Google Blog: Jacquard and Google Arts and Culture weave tech into art

Google Blog: Jacquard and Google Arts and Culture weave tech into art . “Words that appear out of white tapestries. Music that streams out of black fabric. A mysterious blue cloth-draped spiral that guides you with light and sound. It may sound like a fantasy novel, but these are real works of art made possible with Jacquard by Google. Combining advanced hardware and software technology with textile and manufacturing know-how, Jacquard helps designers make digital experiences out of everyday objects.”

Hindustan Times: Online exhibition ‘Crafted in India’ to showcase handicraft heritage

Hindustan Times: Online exhibition ‘Crafted in India’ to showcase handicraft heritage. “The exquisite basketry of Angami Nagas from Nagaland, Bell Metal Craft of Payyanur in Kerala, the centuries old ‘Mata Ni Pachedi’ textile art of Gujarat and several other crafts of India are now part of Google Arts and Culture platform.”

Engadget: Google used photogrammetry to create a detailed VR tour of Versailles

Engadget: Google used photogrammetry to create a detailed VR tour of Versailles. “If you don’t own a Vive or Rift headset (it’s only available on those two platforms for now), Google has also unveiled an online exhibition featuring over 390 assets, including objects, artifacts and paintings. You can go on a private tour of six of the Palace’s most famous rooms, with accompanying audio from historical experts.”

It’s Nice That: The Museum of Youth Culture opens up vast digital archive, via Google Arts & Culture

It’s Nice That: The Museum of Youth Culture opens up vast digital archive, via Google Arts & Culture. “Today the Museum of Youth Culture launches a major partnership with Google Arts & Culture, which will allow people to explore its vast archive of material online for the first time. Founded in 1997 by Jon Swinstead, co-founder of 90s fashion title Sleazenation, the non-profit collects images, videos, flyers and other ephemera that encapsulate youth culture in London and the UK.”

Google Blog: Japanese food and flavors come to Google Arts & Culture

Google Blog: Japanese food and flavors come to Google Arts & Culture. “The Japanese word ‘meshiagare’ means ‘enjoy your meal.’ And don’t we all enjoy our food more when we know its story? ‘Meshiagare! Flavors of Japan’ is a new online exhibition designed to help us do just that. Presented by Google Arts & Culture and 20 partners, including the Japanese Ministry of Agriculture, Forestry and Fisheries, it brings together thousands of photos and videos exploring the people, places and traditions that make Japanese cuisine so special.”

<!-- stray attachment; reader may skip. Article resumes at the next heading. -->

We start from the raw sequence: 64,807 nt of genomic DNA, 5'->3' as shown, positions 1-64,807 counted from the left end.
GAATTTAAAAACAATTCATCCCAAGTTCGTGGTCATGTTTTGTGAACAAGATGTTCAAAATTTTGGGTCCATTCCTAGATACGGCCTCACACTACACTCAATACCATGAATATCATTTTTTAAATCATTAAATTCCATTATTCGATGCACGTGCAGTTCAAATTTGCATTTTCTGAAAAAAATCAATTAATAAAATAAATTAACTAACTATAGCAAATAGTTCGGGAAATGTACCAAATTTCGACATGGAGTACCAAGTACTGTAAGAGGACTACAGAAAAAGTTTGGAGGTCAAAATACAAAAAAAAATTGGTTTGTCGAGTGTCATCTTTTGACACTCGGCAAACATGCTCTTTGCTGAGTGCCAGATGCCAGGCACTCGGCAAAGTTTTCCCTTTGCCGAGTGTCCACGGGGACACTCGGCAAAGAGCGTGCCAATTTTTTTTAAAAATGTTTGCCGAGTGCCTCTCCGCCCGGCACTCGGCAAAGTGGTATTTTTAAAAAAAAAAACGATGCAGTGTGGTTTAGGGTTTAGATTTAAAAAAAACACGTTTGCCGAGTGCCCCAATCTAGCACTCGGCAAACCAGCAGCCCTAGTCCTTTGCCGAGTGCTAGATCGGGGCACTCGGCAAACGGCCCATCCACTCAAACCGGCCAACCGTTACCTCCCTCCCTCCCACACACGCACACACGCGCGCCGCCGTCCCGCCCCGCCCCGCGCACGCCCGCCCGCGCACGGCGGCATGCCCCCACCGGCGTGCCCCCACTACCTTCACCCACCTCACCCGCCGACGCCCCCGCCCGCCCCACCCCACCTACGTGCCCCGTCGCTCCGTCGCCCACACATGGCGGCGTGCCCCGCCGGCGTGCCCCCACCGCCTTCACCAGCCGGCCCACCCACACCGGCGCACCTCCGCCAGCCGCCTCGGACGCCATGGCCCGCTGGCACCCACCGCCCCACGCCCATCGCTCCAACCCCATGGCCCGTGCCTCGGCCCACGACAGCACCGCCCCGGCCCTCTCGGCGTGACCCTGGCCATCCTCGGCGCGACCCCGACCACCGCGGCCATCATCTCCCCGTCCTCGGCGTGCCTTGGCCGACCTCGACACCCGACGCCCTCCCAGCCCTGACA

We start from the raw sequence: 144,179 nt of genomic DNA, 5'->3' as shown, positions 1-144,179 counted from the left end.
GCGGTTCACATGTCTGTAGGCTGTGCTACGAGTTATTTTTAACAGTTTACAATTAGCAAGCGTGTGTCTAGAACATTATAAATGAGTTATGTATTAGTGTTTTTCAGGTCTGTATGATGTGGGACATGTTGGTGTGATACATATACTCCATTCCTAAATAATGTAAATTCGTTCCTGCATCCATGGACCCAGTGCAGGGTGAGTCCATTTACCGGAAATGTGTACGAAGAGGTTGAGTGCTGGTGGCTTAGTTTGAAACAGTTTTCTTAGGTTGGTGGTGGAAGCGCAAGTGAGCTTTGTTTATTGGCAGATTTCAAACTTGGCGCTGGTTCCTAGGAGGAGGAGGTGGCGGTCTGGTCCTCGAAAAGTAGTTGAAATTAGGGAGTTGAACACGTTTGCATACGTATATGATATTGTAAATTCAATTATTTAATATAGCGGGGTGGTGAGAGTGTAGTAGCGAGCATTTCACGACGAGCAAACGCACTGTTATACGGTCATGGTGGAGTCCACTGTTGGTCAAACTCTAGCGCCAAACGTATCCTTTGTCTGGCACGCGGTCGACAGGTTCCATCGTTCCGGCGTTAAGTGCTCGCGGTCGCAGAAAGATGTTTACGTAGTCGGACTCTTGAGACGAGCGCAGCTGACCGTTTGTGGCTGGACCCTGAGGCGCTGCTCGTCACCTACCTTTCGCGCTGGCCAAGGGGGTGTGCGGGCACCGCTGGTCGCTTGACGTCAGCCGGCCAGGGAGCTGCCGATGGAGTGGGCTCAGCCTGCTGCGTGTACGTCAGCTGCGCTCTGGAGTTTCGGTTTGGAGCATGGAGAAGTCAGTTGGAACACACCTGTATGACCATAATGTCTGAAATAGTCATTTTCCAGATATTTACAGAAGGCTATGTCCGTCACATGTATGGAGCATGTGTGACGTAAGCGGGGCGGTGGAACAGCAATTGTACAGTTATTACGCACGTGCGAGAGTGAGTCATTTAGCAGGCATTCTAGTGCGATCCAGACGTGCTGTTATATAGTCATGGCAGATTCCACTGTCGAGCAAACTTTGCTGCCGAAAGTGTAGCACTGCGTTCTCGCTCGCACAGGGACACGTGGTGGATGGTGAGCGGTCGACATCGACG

Chance Coughenour: Google’s digital archaeologist on preserving the past (iNews)

iNews: Chance Coughenour: Google’s digital archaeologist on preserving the past. “Digital archaeologist Chance Coughenour is head of preservation at Google Arts & Culture, the technology giant’s online archive of artworks and collections from galleries and museums across the world – allowing visitors to climb the Eiffel Tower, explore the British Library or examine Van Gogh’s Starry Night in detail via their smartphone. He studied Computing Engineering at West Virginia University before majoring in History, attending his first field school in Belize where he ‘fall in love with archaeology’ thanks to its ancient Maya ruins.”

Google Blog: “Great Sporting Land” tours Australia’s sports-mad history

Google Blog: “Great Sporting Land” tours Australia’s sports-mad history. “Australians have a passion for sports—so much that it was perfectly normal for the Prime Minister to give the entire country the day off when they won a boat race back in 1983. Over generations, Australia’s favorite pastimes have shaped the country’s identity, values and culture. Along with the Melbourne Cricket Club, Australian Football League, National Portrait Gallery and the North Bondi Surf Lifesaving Club, Google Arts & Culture is showcasing the people, moments and places that led Australia to become the ‘Great Sporting Land’ it is today. “